The History of the Rebellion and Civil Wars in England; Begun in the Year 1641 with the Precedent Passages and Actions, That Contributed Thereunto, and the Happy End, and Conclusion Thereof by the King's Blessed Restoration, Volume . 1

The History of the Rebellion and Civil Wars in England; Begun in the Year 1641 with the Precedent Passages and Actions, That Contributed Thereunto, and the Happy End, and Conclusion Thereof by the King's Blessed Restoration, Volume . 1

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This historic book may have numerous typos and missing text. Purchasers can download a free scanned copy of the original book (without typos) from the publisher. Not indexed. Not illustrated. 1721 edition. Excerpt: ...(who sate by amongst the other Members whilst the House was in a Committee, and had rarely us'd to speak in such seasons) rose up, and in a most pathetical Speech, in which he excell'd, endeavour'd to perswade the House "To comply with the King's desire, for the good of "the Nation, and to reconcile him to Parliaments for ever, "which this seasonable testimony of their affections would u infallibly do. He made it manifest to them how very inconsiderable a Sum twelve Subsidies amounted to, by telling them, "That he had computed what he was to pay for those "twelve Subsidies; and when he nam'd the Sum, he being known to be possefs'd of a great Estate, it seem'd not worth any sarther Deliberation. And in the warmth of his Discourse, which he plainly discern'd made a wonderful impression upon the House, he let sall some sharp expressions against the Imposition of Ship.money, and the Judgment in the point, which.be said plainly "Was against the Law, if "he understood what Law was (who was known to be very Learn'd) which expression, how necessary and artificial soever to reconcile the affections of the House to the matter in question, very much irreconcil'd him at Court, and to those upon whom he had the greatest dependence. There was scarce ever a Speech that more gather'd up and united the Inclinations of a popular Council to the.;' l.' Speaker; Speaker; and if the Question had been presently put, it was believ'd the number of the Dissenters would not have appear'd great. But after a short silence, some men, who wish'd well to the Main, express'd a dislike of the Way, so that other men recover'd new Courage, and call'd again with some earnestness, " That the Question formerly propos'd by...show more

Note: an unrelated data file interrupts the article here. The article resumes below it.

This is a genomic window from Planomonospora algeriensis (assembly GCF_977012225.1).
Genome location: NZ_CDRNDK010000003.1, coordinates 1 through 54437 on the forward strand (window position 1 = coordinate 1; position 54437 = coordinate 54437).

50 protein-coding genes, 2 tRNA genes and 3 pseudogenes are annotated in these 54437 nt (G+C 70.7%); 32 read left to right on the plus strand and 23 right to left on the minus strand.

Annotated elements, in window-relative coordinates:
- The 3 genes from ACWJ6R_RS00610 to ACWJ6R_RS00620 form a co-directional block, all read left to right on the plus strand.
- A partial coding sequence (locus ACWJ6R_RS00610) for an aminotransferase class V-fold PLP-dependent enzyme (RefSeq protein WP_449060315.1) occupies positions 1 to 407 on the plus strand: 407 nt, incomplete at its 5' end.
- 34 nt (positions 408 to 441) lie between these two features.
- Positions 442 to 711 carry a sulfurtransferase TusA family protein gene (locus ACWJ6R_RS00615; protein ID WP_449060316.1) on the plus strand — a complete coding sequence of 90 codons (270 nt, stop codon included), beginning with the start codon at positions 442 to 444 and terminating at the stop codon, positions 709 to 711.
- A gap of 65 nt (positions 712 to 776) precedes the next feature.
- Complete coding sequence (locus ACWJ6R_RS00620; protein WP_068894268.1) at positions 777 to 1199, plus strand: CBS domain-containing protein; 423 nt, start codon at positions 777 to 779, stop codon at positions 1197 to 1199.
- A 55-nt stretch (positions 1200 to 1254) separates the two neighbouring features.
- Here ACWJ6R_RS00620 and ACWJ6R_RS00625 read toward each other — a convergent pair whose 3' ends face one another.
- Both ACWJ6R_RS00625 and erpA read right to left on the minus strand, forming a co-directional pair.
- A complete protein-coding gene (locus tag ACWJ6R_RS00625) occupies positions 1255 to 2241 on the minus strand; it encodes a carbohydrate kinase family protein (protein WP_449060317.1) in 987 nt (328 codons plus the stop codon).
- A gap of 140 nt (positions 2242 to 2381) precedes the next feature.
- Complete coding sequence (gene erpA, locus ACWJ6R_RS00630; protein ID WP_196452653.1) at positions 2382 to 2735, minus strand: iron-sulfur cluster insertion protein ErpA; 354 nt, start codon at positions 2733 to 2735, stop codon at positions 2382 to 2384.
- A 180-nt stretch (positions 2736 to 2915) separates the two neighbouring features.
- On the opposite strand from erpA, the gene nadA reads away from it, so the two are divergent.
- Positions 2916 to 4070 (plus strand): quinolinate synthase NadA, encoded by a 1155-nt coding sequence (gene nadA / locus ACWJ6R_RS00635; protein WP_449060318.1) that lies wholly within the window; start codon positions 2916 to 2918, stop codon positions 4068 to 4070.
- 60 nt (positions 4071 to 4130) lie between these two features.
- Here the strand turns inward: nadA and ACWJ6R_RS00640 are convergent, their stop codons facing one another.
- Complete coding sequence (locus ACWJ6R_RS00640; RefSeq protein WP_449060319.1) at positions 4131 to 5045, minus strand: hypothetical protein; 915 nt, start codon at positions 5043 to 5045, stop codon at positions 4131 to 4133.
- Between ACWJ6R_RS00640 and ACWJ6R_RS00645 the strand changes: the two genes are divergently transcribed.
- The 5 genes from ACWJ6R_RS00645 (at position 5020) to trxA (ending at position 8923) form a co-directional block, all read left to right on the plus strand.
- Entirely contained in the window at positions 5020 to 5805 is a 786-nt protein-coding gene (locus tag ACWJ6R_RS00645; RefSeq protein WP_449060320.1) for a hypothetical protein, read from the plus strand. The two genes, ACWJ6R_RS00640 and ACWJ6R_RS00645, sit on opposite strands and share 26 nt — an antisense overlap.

Product details

  • Paperback | 134 pages
  • 189 x 246 x 7mm | 254g
  • Rarebooksclub.com
  • United States
  • English
  • black & white illustrations
  • 1236520025
  • 9781236520029